So much for Paul. A good deal can be learned from him alone—enough to give us pause. But that is not all that we know about Jesus; it is only a beginning. The Gospels enrich our knowledge; they provide an extended picture.
In their picture of Jesus the Gospels agree with Paul; like Paul, they make of Jesus a supernatural person. Not one of the Gospels, but all of them! The day is past when the divine Christ of John could be confronted with a human Christ of Mark. Historical students of all shades of opinion have now come to see that Mark as well as John (though it is believed in a lesser degree) presents an exalted Christology, Mark as well as John represents Jesus clearly as a supernatural person.
A supernatural person, according to modern historians, never existed. That is the fundamental principle of modern naturalism. The world, it is said, must be explained as an absolutely unbroken development, obeying fixed laws. The supernatural Christ of the Gospels never existed. How then explain the Gospel picture? You might explain it as fiction—the Gospel account of Jesus throughout a myth. That explanation is seriously being proposed today. But it is absurd; it will never convince any body of genuine historians. The matter is at any rate not so simple as that. The Gospels present a supernatural person, but they also present a real person—a very real, a very concrete, a very inimitable person. That is not denied by modern liberalism. Indeed it cannot possibly be denied. If the Jesus who spoke the parables, the Jesus who opposed the Pharisees, the Jesus who ate with publicans and sinners, is not a real person, living under real conditions, at a definite point of time, then there is no way of distinguishing history from sham.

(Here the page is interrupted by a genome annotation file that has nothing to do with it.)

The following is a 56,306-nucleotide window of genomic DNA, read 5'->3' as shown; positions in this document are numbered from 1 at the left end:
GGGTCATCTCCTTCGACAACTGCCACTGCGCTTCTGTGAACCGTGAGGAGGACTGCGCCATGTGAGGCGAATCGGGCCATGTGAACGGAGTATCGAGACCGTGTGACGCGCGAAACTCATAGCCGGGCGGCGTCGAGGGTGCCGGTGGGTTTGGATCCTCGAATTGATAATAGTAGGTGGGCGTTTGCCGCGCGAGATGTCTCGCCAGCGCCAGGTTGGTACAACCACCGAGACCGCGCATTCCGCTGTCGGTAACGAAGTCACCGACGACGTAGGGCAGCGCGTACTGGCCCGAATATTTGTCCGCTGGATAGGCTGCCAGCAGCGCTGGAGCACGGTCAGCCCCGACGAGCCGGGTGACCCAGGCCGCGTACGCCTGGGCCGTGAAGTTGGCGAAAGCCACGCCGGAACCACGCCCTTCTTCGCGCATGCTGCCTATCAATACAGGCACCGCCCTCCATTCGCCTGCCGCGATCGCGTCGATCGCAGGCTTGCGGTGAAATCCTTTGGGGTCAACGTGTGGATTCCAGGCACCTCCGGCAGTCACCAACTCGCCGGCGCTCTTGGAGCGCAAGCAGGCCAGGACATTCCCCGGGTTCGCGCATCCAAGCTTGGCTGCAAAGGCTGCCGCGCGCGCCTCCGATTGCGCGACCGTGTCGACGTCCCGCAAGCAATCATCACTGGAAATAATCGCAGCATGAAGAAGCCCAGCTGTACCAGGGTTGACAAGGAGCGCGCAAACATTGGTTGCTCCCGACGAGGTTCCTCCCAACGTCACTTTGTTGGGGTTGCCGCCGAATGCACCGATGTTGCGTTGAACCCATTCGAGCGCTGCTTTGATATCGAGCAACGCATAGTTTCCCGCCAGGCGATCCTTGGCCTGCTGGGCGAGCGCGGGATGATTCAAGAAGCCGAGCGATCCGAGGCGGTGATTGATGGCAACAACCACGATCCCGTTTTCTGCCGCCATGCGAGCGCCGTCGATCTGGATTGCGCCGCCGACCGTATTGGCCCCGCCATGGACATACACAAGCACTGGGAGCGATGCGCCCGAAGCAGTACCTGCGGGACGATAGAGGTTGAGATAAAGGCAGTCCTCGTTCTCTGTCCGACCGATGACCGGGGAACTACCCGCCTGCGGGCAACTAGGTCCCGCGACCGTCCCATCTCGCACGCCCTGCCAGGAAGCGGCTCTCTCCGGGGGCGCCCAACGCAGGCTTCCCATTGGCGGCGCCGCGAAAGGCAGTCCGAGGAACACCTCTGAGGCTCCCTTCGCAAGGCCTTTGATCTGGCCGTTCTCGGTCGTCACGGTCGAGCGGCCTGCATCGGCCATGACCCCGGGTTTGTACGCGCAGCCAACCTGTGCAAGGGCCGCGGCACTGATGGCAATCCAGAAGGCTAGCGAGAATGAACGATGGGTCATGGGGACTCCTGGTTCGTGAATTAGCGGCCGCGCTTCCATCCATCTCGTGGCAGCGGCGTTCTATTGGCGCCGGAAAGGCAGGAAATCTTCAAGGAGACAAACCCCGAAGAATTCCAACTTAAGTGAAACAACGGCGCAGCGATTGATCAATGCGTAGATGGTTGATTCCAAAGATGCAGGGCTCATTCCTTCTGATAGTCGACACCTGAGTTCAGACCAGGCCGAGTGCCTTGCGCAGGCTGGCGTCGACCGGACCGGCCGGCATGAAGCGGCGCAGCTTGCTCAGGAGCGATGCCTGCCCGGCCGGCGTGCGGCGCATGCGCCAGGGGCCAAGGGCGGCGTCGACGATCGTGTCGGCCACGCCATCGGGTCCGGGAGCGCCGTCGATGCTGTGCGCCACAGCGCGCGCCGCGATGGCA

On the one hand, then, the Jesus of the Gospels is a supernatural person; on the other hand, he is a real person. But according to modern naturalism, a supernatural person never existed. He is a supernatural person; he is a real person—and yet a supernatural person is never real. A problem here! What is the solution? Why, obviously, says the modern historian—obviously, there are two elements in the Gospels. In the first place, there is genuine historical tradition. That has preserved the real Jesus. In the second place, there is myth. That has added the supernatural attributes. The duty of the historian is to separate the two—to discover the genuine human traits of the Galilean prophet beneath the gaudy colors which have almost hopelessly defaced his portrait, to disentangle the human Jesus from the tawdry ornamentation which has been hung about him by naive and unintelligent admirers.